Activist Groups Urge Obama to Reject Boy Scout Honor
From Fox News:
Activist groups, including Scouting for All, urge President Obama not to accept the honorary Presidency of the Boy Scouts of America until they stop discriminating.
Scouting for All is a 100% Volunteer 501-(c)(3) Nonprofit Organization. Every dollar donated goes toward our education and advocacy programs, and is tax deductible.
KIRK THOMAS, Eagle Scout
I am a Scout, a spiritual person, and a proud and confident gay man. I was an active Boy Scout from age 12
to age 18. I earned and was awarded my Eagle badge as well as the God & Country medal, and I was inducted
into the Order of the Arrow (whose admonition means, as I remember, "Love One Another"). I enjoyed hiking
and camping in the Colorado Rockies both summer and winter, and in summer attending the Denver Area Council's Camp
Tahosa. My troop organized and completed a 10-day canoe trip in Minnesota's Boundary Waters Canoe Wilderness.
Later, I reorganized and led an active Explorer Post. I went on from Scouting to participate in adventure mountaineering
with the Colorado Outward Bound School. I have become a life-long advocate of wilderness backpacking, conservation,
and Native American lore. Later, I received a master's graduate degree from the Harvard Divinity School, and I
attend the United Church of Christ (Congregational). Currently, I work in a non-profit law firm. I am happiest
when backpacking in the high country on a remote mountain trail.
I am proud of my Scouting achievements, even as I grieve for the intolerance of the BSA of late. I am also
proud of my gay identity. I have contributed thousands of volunteer hours in the gay communities of Boston and
San Francisco. I participated in Pride Parades, athletic clubs, speakers bureaus, church groups, and other gay
organizations and activities. Beginning in 1983, I was a volunteer AIDS activist, focusing on AIDS education and
prevention strategies. I facilitated small peer group support meetings for the STOP AIDS Project, conducted weekend
STOP AIDS training seminars in a dozen U.S. cities, and aided the CDC in planning several regional AIDS prevention
conferences. I facilitated peer support groups for the Shanti Project, the AIDS Health Project, and the Kairos
Project in San Francisco, serving HIV negative and positive men, persons coping with grief and loss, and caregivers.
Although I have remained uninfected throughout the AIDS epidemic, I was an emotional support buddy for Shanti
clients as well as a close friend and caregiver to numerous HIV positive men and PLWA's (Persons Living With AIDS).
I loved being a Boy Scout for the same reasons as other boys, for achievement, adventure and companionship.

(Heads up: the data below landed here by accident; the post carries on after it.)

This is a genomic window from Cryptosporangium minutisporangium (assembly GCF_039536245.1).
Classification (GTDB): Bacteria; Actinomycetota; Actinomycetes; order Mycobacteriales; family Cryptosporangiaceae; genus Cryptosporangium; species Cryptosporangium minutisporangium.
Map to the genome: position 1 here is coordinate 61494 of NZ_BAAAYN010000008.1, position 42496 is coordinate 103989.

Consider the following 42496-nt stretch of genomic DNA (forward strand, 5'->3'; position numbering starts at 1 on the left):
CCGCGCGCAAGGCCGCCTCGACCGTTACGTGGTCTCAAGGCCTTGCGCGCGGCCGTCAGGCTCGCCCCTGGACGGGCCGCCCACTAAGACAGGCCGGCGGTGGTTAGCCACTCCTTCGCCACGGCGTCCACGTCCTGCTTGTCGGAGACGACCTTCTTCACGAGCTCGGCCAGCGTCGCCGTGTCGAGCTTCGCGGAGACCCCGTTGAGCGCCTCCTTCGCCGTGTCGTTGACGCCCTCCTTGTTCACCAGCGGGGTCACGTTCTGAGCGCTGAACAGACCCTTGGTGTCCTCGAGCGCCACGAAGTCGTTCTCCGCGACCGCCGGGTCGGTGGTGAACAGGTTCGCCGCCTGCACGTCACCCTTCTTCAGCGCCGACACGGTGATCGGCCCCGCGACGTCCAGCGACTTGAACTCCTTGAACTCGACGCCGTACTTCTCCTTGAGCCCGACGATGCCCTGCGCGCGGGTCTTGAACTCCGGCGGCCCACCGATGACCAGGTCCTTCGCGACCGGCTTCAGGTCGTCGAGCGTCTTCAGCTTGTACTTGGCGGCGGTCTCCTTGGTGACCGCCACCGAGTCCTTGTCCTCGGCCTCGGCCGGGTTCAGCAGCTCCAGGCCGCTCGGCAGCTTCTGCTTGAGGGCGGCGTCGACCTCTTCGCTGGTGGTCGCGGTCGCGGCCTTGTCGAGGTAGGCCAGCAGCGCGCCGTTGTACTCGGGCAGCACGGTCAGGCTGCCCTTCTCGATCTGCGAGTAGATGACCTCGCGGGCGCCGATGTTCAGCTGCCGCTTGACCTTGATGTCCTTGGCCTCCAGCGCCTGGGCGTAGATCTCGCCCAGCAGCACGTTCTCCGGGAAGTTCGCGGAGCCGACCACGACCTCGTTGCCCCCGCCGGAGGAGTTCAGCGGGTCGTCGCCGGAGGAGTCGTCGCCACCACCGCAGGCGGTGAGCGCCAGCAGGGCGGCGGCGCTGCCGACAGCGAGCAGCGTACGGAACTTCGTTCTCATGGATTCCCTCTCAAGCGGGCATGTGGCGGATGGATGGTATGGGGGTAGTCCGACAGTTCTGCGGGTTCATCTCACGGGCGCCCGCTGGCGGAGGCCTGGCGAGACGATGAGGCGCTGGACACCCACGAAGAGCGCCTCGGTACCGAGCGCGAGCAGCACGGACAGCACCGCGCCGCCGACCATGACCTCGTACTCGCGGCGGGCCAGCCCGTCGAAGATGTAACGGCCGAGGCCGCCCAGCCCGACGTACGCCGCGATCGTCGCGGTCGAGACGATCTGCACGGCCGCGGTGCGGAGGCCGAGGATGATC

Sexuality did not play much part in my Scouting experience as I had no sexual experiences as a Scout (although
I am not sure about my "straight" peers). I was just beginning to recognize my gay identity in those
years, a struggle which took place, sadly, in shame and lonely secrecy. I wish I had known an acknowledged gay
man who could have been a role model for me of a respected adult. This was not possible when I was a teenager.
Fortunately it is possible now. I wish my young Scout peers also would have known an acknowledged gay boy or
leader, because they would have learned how gay persons can be respected for their contributions, and not judged
by social prejudices and stereotypes. This was not possible when I was a teenager. Fortunately it is possible
now. The Boy Scouts did help me to develop my young character, instilling in me an enduring love of outdoor lore,
but also a respect for integrity and ethical ideals. These same ideals ultimately were helpful to me in becoming
a self-accepting and well-adjusted gay man. Like me, other adolescent gay boys need the guidance and comradery
offered by Scouting.
The young adult leader who worked closely with me to reorganize and operate our Explorer Post probably was
a gay man. However, like most responsible adults, he never broached the subject of sex, never molested or approached
me sexually in any way. My parents liked him a lot; Fred was a fun person, dedicated to the Scouting movement,
and helpful to me and many other boys as an adult leader and friend. There are many "Freds" in Scouting
right now who suffer under the threat of expulsion if their identities were known. And also there are many gay
men like myself, who would enjoy mentoring young men in the values of Scouting and initiating them in the skills
of outdoorsmanship, and who would contribute greatly to Scouting if allowed to do so.
WHAT I BELIEVE
I represent many, many other men just like me, tens of thousands of gay men in America with similar Scouting
backgrounds, credentials, and achievements. As conscientious and ethical citizens, and as Boy Scouts who have proudly
demonstrated the ideals of Scouting by achieving its highest honors, our voices deserve to be heard and respected.
Scouting does not just belong to certain sponsoring institutions, nor is it the exclusive domain of certain
paid Scouting executives; Scouting belongs to all the men and boys who participate and have participated in it,
both today and in the past. Scouting belongs to me, a gay man and Eagle Scout, as much as to anyone else, and
there are many, many other gay men and boys who feel the same.
Many of us gay Scouts from across the this land will continue to speak out against this injustice within Scouting
until it ceases, and when it does, not only will we be better off for it, but the Boy Scouts of America will be
better too, healed of hypocrisy and standing firm in the ideals it professes.
Scouting For All is important to all Scouts. May it expand and strengthen; may it remind and confront; until
such time as the Boy Scouts of America and Scouting For All become, finally and correctly, one and the same.